Guidance For Selecting a Breeder

and Adopting a Eurasier

This information is intended to help potential adopting families engage in a thoughtful dialogue with a potential breeder. These suggested guidelines are not intended to constitute hard and fast rules; rather, they are intended to identify matters you should consider, discuss with the breeder, and then decide what is best for you and your family.


The USEC Board of Directors, per the breeding policy, votes on and approves matings based on health testing performed, researches the lines to provide a coefficient of inbreeding, and provides health related information pertinent to the litter to the breeders. Upon approval of the mating, and if the litter is raised in accordance with USEC policy and the Eurasier way, the breeder is then given a certificate stating that the litter is a USEC Approved litter. This certificate ensures that the breeding was carefully planned and is held to the highest standards of the USEC. Owners should request this certificate from their breeders and if one is not provided, ask why.


Your Eurasier may be a family member for 14 or more years. Your selection of a breeder and a Eurasier is a decision that must be carefully considered:

  • A breeder should provide information about Eurasiers and satisfactory answers to questions from potential owners, and should encourage new owners to maintain regular contact.

  • A breeder should ask you questions about your lifestyle, family and why you want a Eurasier.

  • A breeder should provide a written contract that includes guarantees for the health & soundness of their puppies; and a policy to accept the return of a puppy, or assistance in finding it a new home, in the event the new owners are unable to keep it.

  • A breeder should be able to provide references from previous puppy owners who will discuss their breeder and Eurasier experience, if there has been a prior litter by that breeder.

  • A breeder should guarantee registration papers for a puppy within one year of the puppy's birth.

  • A breeder must provide proof the Sire and Dam have been registered with a nationally recognized breed organization, such as the Canadian Kennel Club. The American Kennel Club (AKC) does not recognize the Eurasier breed at this time.

  • A breeder should be able to provide proof that the Dam and Sire were at least 2 years old at time of first mating, and be able to offer evidence (documented certifications) that prior to mating, and at no sooner than two years of age, their health examinations were done. These include:

    1. A favorable* Hip dysplasia certification from a recognized organization such as the University of Pennsylvania Hip Improvement Program (PennHIP), the Ontario Veterinary College (OVC), the Orthopedic Foundation for Animals (OFA) or a Federation Cynologique Internationale (FCI) approved authority. The USEC requires that the Eurasier be 2 years of age before testing for hip dysplasia. *favorable is defined as HD-A1, HD-A2, or HD-B1, or equivalent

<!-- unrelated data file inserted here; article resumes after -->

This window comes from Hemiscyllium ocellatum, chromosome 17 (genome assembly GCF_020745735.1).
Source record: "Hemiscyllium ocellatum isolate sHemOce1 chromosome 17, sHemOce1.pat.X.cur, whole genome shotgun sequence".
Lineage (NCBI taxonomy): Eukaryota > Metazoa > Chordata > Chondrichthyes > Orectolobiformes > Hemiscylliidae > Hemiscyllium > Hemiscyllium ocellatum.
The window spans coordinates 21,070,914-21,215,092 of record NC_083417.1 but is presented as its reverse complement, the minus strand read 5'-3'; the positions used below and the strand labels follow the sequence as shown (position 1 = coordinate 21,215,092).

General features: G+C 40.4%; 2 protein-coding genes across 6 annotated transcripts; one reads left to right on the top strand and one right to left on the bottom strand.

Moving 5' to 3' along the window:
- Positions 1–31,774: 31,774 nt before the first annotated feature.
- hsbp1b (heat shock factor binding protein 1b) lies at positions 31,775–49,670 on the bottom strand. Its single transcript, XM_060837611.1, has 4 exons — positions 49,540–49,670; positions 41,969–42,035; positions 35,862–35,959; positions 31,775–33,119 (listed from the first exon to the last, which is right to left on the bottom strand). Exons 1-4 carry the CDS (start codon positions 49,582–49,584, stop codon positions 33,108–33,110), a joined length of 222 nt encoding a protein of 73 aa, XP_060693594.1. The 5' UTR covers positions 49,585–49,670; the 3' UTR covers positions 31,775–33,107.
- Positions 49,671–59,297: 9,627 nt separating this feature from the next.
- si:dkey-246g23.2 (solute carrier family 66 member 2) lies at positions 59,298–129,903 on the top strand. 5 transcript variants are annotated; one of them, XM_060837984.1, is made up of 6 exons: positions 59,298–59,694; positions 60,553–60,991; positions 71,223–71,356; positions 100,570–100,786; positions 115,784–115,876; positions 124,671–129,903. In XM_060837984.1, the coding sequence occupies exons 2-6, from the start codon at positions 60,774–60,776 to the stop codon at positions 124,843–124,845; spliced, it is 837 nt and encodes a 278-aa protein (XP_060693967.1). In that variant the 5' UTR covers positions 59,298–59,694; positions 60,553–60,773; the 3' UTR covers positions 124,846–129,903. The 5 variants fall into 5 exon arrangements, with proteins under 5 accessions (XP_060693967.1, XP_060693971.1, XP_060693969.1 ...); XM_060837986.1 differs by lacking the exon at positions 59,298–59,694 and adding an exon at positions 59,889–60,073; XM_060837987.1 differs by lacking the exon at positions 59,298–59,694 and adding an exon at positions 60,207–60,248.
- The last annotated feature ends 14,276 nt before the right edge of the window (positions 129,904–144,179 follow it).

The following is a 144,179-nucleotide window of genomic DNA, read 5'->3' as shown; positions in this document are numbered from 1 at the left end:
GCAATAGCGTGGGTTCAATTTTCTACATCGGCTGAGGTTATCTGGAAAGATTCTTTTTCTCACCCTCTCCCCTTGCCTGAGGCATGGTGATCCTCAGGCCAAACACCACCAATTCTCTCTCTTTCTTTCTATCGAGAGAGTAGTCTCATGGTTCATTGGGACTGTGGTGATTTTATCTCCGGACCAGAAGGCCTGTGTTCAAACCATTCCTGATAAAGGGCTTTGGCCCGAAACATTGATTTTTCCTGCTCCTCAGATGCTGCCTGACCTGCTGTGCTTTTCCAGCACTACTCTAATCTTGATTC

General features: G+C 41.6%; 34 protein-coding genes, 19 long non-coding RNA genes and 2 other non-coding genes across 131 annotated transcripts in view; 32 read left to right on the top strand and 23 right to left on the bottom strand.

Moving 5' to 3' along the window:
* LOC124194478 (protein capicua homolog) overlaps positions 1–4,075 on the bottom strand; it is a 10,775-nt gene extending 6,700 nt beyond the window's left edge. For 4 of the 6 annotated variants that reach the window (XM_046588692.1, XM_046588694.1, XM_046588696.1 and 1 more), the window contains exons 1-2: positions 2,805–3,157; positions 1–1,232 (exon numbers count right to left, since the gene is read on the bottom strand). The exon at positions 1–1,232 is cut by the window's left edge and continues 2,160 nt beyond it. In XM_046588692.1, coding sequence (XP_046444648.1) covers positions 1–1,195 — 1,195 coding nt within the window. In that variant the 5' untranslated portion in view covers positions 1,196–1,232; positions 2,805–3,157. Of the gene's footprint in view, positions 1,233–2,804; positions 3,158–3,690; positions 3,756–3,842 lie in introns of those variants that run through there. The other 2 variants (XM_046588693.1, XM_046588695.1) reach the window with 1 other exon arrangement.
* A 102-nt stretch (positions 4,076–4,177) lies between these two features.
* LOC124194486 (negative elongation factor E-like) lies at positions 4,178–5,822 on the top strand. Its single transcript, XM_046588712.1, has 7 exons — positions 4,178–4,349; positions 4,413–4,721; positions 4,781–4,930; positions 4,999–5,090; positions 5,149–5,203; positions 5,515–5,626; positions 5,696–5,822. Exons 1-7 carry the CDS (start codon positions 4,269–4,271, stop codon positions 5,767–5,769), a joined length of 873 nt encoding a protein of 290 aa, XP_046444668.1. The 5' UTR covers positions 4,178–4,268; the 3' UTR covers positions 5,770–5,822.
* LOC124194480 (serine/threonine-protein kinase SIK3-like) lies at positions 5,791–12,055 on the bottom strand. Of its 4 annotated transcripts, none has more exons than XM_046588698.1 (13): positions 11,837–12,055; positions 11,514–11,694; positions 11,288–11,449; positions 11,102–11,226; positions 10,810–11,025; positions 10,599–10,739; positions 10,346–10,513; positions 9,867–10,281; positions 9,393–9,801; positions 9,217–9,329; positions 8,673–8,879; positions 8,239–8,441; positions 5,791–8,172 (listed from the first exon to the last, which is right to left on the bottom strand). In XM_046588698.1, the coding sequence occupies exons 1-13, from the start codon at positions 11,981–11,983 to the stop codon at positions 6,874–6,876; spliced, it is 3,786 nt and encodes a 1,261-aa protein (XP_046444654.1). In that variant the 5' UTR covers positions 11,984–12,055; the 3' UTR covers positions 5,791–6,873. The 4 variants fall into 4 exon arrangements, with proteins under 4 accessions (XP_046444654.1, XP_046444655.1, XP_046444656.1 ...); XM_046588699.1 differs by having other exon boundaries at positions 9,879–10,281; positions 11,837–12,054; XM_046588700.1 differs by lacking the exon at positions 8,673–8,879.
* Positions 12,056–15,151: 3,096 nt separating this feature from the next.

2. Patella luxation (Veterinary exam statement): Normal, or not greater than 1/1 - completed at/after 2 years of age.

    3. Eye diseases (specialist in ophthalmology preferred, minimal exam: entroprion, ectroprion and distichiasis): Normal

    4. Thyroid testing with normal results should be conducted within one year of each mating. Acceptable full thyroid tests for Eurasiers are done through either Michigan State University or Hemopet.

  • The Sire and Dam should also be DNA tested as Dandy Walker (DW) and EB (Epidermolysis Bullosa) carriers. These tests are done once in the lifetime of a Eurasier and can be done at any age. DW carriers should be offered to non-breeding homes.

  • The Sire / Dam reside indoors as members of the family. The puppies are also reared accordingly, in healthy conditions, with lots of positive human contact.

  • A breeder should either recommend an appropriate puppy for your family, or otherwise help you select a puppy. However, you must also decide that the Eurasier breed is right for you.

  • The Eurasier is a rare breed. Invest the time to find a breeder you are comfortable with, and one who is not a commercial breeder. Here are some questions you might ask to help you make your evaluation:

    • How many Eurasiers do you own and what are their ages?

    • Have your female Eurasiers had litters before the age of 2 years old?

    • What health testing have you done? What were the results?

    • Why are you planning to breed again? Why did you choose this pairing?

    • Do you allow at least 12 months between breedings for the same female?

    • When was the last whelping for each of your female Eurasiers?

    • How many litters have each of your female Eurasiers had and when?

    • Do you own or breed other breeds of dogs?

    • Do you have photos of pups from previous litters?

    • Is this a USEC Approved litter?


As you make determinations about the breeder, also expect the breeder to be qualifying you.


Expect to be on a waiting list for a puppy for several months or even longer. Be patient - if you're in a hurry, the Eurasier is not the breed for you.


Excerpted and modified from NAEC October 2005 Newsletter,
Courtesy of the North American Eurasier Committee,

Updated September 30, 2016